This site uses cookies to improve your experience and to provide services and advertising. By continuing to browse, you agree to the use of cookies described in our Cookies Policy. You may change your settings at any time but this may impact on the functionality of the site. To learn more see our Cookies Policy.
OK
Dublin: 9 °C Wednesday 16 October, 2019
Advertisement

Doctors: 3,600 Syrians had symptoms on day of alleged chemical weapon attack

The victims all flooded into three hospitals within hours of each other, and 355 of them died, according to Médecins Sans Frontières.

Black columns of smoke from heavy shelling in a Damascus suburb
Black columns of smoke from heavy shelling in a Damascus suburb
Image: AP Photo/Hassan Anmar

Updated 7.56pm

AROUND 3,600 PATIENTS displaying “neurotoxic symptoms” flooded into three Syrian hospitals on the day of alleged chemical weapons attacks, and 355 of them died, Médecins Sans Frontières (Doctors without Borders) said today.

The victims all arrived within less than three hours of each other, and MSF director of operations Bart Janssens said the pattern of events and the reported symptoms “strongly indicate mass exposure to a neurotoxic agent”.

“Medical staff working in these facilities provided detailed information to MSF doctors regarding large numbers of patients arriving with symptoms including convulsions, excess saliva, pinpoint pupils, blurred vision and respiratory distress,” he said.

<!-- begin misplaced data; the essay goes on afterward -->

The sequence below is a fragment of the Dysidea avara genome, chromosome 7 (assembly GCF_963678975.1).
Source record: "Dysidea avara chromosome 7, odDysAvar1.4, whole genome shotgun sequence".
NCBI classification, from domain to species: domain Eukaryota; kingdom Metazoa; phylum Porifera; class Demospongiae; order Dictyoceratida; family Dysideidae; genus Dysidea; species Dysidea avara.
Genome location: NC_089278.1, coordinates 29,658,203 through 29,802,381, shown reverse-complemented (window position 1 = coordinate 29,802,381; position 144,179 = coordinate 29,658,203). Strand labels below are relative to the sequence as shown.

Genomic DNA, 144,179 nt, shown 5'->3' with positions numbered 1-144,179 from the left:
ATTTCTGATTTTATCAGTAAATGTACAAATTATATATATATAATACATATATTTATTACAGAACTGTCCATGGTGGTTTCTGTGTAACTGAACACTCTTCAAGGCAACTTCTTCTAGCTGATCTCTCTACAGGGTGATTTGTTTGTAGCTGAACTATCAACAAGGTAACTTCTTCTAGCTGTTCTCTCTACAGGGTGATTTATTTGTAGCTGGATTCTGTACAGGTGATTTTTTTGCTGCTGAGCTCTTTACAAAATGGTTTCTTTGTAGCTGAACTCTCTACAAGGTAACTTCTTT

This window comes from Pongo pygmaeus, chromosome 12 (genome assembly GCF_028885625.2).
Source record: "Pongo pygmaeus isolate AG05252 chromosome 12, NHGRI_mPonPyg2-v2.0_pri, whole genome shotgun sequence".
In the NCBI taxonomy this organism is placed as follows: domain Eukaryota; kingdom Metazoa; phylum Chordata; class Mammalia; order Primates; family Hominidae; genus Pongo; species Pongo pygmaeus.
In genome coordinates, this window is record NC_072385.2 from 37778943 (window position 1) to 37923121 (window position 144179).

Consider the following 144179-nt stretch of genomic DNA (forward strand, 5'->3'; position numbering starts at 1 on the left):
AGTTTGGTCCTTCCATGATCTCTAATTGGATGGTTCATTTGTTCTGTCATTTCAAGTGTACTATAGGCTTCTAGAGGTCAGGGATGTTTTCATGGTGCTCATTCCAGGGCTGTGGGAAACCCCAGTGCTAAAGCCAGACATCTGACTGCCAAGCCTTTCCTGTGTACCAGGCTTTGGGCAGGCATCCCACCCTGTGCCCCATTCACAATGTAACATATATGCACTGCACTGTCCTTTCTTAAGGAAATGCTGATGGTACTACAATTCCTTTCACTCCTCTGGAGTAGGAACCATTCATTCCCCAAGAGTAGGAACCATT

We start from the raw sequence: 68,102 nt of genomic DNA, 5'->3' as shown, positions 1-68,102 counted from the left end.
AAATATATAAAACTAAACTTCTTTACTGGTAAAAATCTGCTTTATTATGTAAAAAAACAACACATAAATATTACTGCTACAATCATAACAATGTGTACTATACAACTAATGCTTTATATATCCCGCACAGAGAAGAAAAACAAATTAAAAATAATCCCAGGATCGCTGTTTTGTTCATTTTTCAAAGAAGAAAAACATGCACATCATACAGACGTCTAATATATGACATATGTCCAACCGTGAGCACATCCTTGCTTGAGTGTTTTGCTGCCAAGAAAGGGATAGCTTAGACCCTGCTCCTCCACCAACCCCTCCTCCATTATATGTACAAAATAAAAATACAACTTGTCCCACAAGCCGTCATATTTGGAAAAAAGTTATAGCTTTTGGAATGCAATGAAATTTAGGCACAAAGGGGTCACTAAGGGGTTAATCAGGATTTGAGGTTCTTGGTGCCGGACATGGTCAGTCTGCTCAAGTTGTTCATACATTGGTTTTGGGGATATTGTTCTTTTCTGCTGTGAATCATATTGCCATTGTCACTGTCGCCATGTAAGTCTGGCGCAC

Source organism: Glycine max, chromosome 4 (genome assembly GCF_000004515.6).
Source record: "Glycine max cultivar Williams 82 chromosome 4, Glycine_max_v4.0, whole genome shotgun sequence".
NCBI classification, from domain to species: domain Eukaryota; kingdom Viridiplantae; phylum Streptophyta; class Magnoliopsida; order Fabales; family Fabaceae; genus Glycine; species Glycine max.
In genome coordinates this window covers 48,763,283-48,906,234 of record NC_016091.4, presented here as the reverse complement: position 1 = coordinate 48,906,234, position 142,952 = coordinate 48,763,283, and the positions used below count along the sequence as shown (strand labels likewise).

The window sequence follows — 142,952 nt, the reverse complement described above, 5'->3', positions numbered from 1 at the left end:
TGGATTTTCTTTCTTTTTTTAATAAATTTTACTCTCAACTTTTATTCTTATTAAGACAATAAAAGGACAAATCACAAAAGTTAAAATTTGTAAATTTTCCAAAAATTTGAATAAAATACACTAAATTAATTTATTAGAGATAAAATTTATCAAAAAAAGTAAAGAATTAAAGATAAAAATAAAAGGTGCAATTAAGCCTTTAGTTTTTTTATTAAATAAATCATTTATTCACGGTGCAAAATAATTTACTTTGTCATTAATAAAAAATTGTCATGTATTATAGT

The statement follows allegations that as many as 1,300 people were killed in massive chemical attacks near Damascus on Wednesday that opposition groups say was carried out by President Bashar al-Assad’s forces.

The Syrian government has strongly denied those allegations, but has yet to accede to demands that UN inspectors already in the country be allowed to visit the sites of the alleged attacks.

MSF provides drugs, medical equipment and technical support to the three hospitals near Damascus, which its staff have not been able to access for security reasons.

“MSF can neither scientifically confirm the cause of these symptoms nor establish who is responsible for the attack,” said Janssens.

However, the reported symptoms of the patients, in addition to the epidemiological pattern of the events — characterised by the massive influx of patients in a short period of time, the origin of the patients, and the contamination of medical and first aid workers — strongly indicate mass exposure to a neurotoxic agent.

Originally published at 5.32pm

- © AFP, 2013

Explainer: What is going on in Syria? >

Column: Those Syrian children are dead because the world didn’t try to save them >

Poll: Should images of young Syrian victims make the front pages >

  • Share on Facebook
  • Email this article
  •  

About the author:

AFP

Read next:

COMMENTS (111)

This is YOUR comments community. Stay civil, stay constructive, stay on topic. Please familiarise yourself with our comments policy here before taking part.
write a comment

    Leave a commentcancel